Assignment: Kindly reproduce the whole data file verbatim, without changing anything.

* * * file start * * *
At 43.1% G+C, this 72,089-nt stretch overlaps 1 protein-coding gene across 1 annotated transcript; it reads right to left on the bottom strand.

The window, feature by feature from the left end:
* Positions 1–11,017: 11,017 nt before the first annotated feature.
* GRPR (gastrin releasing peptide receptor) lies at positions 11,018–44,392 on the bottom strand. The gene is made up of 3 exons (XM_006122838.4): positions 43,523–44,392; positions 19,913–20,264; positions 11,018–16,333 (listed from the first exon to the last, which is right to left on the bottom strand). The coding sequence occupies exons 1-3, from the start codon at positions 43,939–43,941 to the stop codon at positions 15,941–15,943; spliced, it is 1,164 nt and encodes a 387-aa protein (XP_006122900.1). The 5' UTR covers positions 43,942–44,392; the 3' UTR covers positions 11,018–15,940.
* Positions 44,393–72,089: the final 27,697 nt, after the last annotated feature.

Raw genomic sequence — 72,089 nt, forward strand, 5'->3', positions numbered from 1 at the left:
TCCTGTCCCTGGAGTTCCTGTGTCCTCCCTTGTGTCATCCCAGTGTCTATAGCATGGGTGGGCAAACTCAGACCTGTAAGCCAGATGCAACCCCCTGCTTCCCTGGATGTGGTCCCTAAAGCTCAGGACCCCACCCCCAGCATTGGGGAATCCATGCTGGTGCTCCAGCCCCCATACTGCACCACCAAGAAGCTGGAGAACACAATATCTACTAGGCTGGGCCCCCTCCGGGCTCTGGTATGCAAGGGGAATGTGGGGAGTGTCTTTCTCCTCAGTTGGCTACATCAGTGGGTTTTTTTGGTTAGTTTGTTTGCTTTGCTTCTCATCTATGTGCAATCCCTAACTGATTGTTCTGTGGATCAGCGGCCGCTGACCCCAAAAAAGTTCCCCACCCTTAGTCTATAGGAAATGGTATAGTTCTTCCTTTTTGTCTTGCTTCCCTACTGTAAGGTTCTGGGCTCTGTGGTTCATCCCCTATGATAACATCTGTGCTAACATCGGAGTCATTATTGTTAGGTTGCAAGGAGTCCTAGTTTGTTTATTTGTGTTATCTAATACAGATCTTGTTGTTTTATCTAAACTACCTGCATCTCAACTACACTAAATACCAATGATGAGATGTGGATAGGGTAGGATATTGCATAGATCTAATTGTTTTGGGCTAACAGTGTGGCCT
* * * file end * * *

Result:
At 43.1% G+C, this 72,089-nt stretch overlaps 1 protein-coding gene across 1 annotated transcript; it reads right to left on the bottom strand.

The window, feature by feature from the left end:
* Positions 1–11,017: 11,017 nt before the first annotated feature.
* GRPR (gastrin releasing peptide receptor) lies at positions 11,018–44,392 on the bottom strand. The gene is made up of 3 exons (XM_006122838.4): positions 43,523–44,392; positions 19,913–20,264; positions 11,018–16,333 (listed from the first exon to the last, which is right to left on the bottom strand). The coding sequence occupies exons 1-3, from the start codon at positions 43,939–43,941 to the stop codon at positions 15,941–15,943; spliced, it is 1,164 nt and encodes a 387-aa protein (XP_006122900.1). The 5' UTR covers positions 43,942–44,392; the 3' UTR covers positions 11,018–15,940.
* Positions 44,393–72,089: the final 27,697 nt, after the last annotated feature.

Raw genomic sequence — 72,089 nt, forward strand, 5'->3', positions numbered from 1 at the left:
TCCTGTCCCTGGAGTTCCTGTGTCCTCCCTTGTGTCATCCCAGTGTCTATAGCATGGGTGGGCAAACTCAGACCTGTAAGCCAGATGCAACCCCCTGCTTCCCTGGATGTGGTCCCTAAAGCTCAGGACCCCACCCCCAGCATTGGGGAATCCATGCTGGTGCTCCAGCCCCCATACTGCACCACCAAGAAGCTGGAGAACACAATATCTACTAGGCTGGGCCCCCTCCGGGCTCTGGTATGCAAGGGGAATGTGGGGAGTGTCTTTCTCCTCAGTTGGCTACATCAGTGGGTTTTTTTGGTTAGTTTGTTTGCTTTGCTTCTCATCTATGTGCAATCCCTAACTGATTGTTCTGTGGATCAGCGGCCGCTGACCCCAAAAAAGTTCCCCACCCTTAGTCTATAGGAAATGGTATAGTTCTTCCTTTTTGTCTTGCTTCCCTACTGTAAGGTTCTGGGCTCTGTGGTTCATCCCCTATGATAACATCTGTGCTAACATCGGAGTCATTATTGTTAGGTTGCAAGGAGTCCTAGTTTGTTTATTTGTGTTATCTAATACAGATCTTGTTGTTTTATCTAAACTACCTGCATCTCAACTACACTAAATACCAATGATGAGATGTGGATAGGGTAGGATATTGCATAGATCTAATTGTTTTGGGCTAACAGTGTGGCCT